He tackled racism head-on again with "Bamboozled" (2000), a scathing satire about a Harvard-educated television writer who, out of sheer frustration, creates a black-face variety show for a fledgling network, starring Mantan (Savion Glover) and his sidekick Sleep 'N Eat (Tommy Davidson). Much to his surprise - and certain dismay - the minstrel show becomes a huge hit. Another of Lee's underappreciated efforts, "Bamboozled" marked the first time he shot a film with digital video. After directing "A Huey P. Newton Story" (2001) for television, which interspersed Roger Guenveur Smith's acclaimed one-man show with archival footage of the Black Panther leader, Lee directed perhaps his finest film to date, "25th Hour" (2002). A bleak look at the last 24 hours of a man (Edward Norton) before he is sent off to a long prison term, "25th Hour" marked a poignant turn for Lee, who managed to direct a mainstream film that openly dealt with the aftermath of September 11th, while also delving into the personal struggles of a man about to lose everything in life. After directing "Jim Brown: All American" (2002), a documentary about the complicated, charismatic man who was one of the 20th Century's greatest athletes, Lee directed perhaps his weakest movie, "She Hate Me" (2004), a comedy about a fired biotech executive (Anthony Mackie) who gets into impregnating lesbian couples for $10,000 a pop.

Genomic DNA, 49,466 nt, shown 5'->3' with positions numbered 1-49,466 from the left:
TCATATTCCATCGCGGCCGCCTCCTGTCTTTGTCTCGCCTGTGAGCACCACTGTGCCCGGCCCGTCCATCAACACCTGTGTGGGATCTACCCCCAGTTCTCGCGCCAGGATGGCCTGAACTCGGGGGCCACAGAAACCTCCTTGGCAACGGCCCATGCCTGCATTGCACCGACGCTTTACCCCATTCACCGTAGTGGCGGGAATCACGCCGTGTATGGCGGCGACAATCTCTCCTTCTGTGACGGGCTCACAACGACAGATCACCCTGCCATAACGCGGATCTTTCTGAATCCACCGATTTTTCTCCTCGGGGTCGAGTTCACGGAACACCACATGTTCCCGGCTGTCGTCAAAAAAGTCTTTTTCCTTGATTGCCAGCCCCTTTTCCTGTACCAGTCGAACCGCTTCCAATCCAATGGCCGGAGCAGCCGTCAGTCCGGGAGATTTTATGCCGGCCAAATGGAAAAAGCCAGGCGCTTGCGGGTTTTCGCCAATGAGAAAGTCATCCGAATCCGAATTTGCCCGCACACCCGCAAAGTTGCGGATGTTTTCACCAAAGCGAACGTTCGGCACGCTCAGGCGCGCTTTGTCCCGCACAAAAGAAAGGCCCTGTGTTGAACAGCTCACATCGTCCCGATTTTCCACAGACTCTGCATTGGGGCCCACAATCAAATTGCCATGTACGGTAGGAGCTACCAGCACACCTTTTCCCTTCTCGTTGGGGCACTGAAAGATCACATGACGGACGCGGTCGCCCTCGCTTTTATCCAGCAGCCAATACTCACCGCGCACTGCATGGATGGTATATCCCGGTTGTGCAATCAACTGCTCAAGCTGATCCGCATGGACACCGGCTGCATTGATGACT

But Lee was in top form with his next two projects, starting with "Inside Man" (2006), a tense heist thriller about a New York City detective (Denzel Washington) trying to solve a hostage situation after a master thief (Clive Owen) tries to commit the crime of the century. "Inside Man" was hailed by many critics for being Lee's best work to date and became a rare financial hit for the director. Meanwhile, he made one of his best documentaries, "When the Levees Broke: A Requiem in Four Acts" (HBO, 2006), a searing and impassioned look at the travesty surrounding those left behind by the U.S. government following Hurricane Katrina in 2005. Divided into four parts, the film covered the horrific events immediately after the category 5 storm hit New Orleans, while dissecting the inept failure of the government's response, leading to thousands of poor, mostly black residents being without food or water for days. The documentary was hailed as a triumph for Lee, who earned several awards, including Creative Emmys for Best Director and Exceptional Merit in Nonfiction Filmmaking. Returning to features, Lee directed "Miracle at St. Anna" (2008), a look at four African-American soldiers serving in the all-black 92nd "Buffalo Soldier" Division during World War II who get trapped behind enemy lines after one tries to save an Italian boy during the Sant'Anna di Stazzema massacre.